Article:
Germany’s September Inflation Rate Grows At Record Pace

Data released on Thursday showed that the pace of growth of inflation in Germany for the month of September was a record of sorts. The data underscored the increasing price pressure on the largest economy of Europe as it attempts to recover from the Covid-19 pandemic even as manufacturing companies of the country struggles to address to shortages in supply of materials.

Data form the country’s Federal Statistics Office showed that there was a 4.1 per cent year on year growth in consumer prices, harmonised to make them comparable with inflation data from other European Union countries, in the country in September while it was at 3.4 per cent in the previous month of August.

The September rate of inflation was the highest rate on record for the country since January of 1997 which the when the EU-harmonised series started. 

The highest rate of inflation growth was noted for the price of energy and food items for the month, showed a breakdown of the data.

According to experts, one-off factors have resulted in a surge in inflation in the current year which included tax hikes, global supply chain bottlenecks as well as sharp rise in commodity prices. That has given rise to a debate over the requirement of exceptionally loose monetary policy.

According to estimates made earlier this week by the Bundesbank, it is likely that inflation in Germany will continue to rise further from the present levels and is slated to remain over the 2 per cent mark till middle of next year. That was more than the European Central Bank’s objective for maintaining a level of inflation for the 19-nation eurozone.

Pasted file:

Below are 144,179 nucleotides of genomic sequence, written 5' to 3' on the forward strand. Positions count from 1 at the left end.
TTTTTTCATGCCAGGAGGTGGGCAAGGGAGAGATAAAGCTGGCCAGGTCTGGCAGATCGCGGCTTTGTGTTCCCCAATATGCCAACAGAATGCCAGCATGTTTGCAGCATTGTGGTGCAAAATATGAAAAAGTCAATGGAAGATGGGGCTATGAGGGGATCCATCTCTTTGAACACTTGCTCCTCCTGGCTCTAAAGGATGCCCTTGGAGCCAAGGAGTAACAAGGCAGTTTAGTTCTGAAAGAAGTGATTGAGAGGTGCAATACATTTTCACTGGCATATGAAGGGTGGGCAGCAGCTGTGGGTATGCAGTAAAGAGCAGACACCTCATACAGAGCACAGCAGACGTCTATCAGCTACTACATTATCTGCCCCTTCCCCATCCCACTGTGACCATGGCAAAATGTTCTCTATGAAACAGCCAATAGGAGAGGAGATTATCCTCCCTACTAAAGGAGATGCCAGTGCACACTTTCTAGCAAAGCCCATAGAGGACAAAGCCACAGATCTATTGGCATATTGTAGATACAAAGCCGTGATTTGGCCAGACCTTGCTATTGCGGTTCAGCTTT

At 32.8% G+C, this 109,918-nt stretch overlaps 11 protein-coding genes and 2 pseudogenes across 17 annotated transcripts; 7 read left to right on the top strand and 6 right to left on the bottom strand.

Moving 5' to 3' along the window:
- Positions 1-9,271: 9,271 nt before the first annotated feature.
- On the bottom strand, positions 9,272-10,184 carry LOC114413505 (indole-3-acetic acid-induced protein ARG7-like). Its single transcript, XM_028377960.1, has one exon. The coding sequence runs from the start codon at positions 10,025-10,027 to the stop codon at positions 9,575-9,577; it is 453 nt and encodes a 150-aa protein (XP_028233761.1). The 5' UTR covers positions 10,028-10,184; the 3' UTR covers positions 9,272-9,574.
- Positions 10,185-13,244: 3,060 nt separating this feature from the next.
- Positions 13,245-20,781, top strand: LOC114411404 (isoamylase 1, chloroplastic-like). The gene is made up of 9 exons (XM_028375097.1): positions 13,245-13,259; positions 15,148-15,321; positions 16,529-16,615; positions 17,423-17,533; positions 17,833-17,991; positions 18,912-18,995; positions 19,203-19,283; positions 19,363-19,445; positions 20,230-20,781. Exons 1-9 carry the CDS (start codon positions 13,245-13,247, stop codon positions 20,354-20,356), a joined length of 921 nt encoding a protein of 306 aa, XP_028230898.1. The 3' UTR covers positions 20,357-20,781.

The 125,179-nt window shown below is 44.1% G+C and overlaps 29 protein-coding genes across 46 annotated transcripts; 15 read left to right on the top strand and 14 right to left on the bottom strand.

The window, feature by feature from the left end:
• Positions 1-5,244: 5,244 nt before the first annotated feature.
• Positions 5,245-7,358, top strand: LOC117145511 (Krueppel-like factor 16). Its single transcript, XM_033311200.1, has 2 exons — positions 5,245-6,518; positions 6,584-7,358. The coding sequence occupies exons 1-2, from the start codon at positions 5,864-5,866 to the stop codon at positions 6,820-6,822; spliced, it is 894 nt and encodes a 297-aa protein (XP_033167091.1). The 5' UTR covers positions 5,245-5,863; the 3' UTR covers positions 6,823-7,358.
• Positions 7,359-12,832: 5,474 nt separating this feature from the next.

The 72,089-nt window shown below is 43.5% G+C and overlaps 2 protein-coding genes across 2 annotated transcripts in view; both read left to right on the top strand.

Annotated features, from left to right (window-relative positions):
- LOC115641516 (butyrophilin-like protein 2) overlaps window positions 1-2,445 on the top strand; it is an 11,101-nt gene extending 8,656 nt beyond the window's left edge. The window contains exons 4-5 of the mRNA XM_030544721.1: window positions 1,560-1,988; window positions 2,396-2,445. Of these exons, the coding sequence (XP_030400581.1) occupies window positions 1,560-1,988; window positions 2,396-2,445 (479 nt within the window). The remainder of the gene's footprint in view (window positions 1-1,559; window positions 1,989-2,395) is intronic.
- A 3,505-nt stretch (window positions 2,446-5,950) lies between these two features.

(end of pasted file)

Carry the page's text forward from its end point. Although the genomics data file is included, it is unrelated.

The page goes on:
While the new year will see the fading away of the one-time impacts, prices will likely remain high because of other factors such as natural gas and coal supply issues, said Fritzi Koehler-Geib, chief economist at state lender KfW, in a report.

“Energy prices are currently also rising for other reasons: For example, there are shortages of coal and natural gas and supply problems on the part of Russia and Norway. In addition, the cold past winter has emptied stocks, and wind energy is suffering a weather-related lull,” said Koehler-Geib.

“As a result, energy prices are likely to remain high until the end of the year, with gas and electricity components pushing them up sharply. This should keep headline inflation well above 3% for the rest of the year, before slowly falling back below 2% in mid-2022,” she added.

(Adapted from

Categories: Economy & Finance, Geopolitics, Regulations & Legal, Strategy

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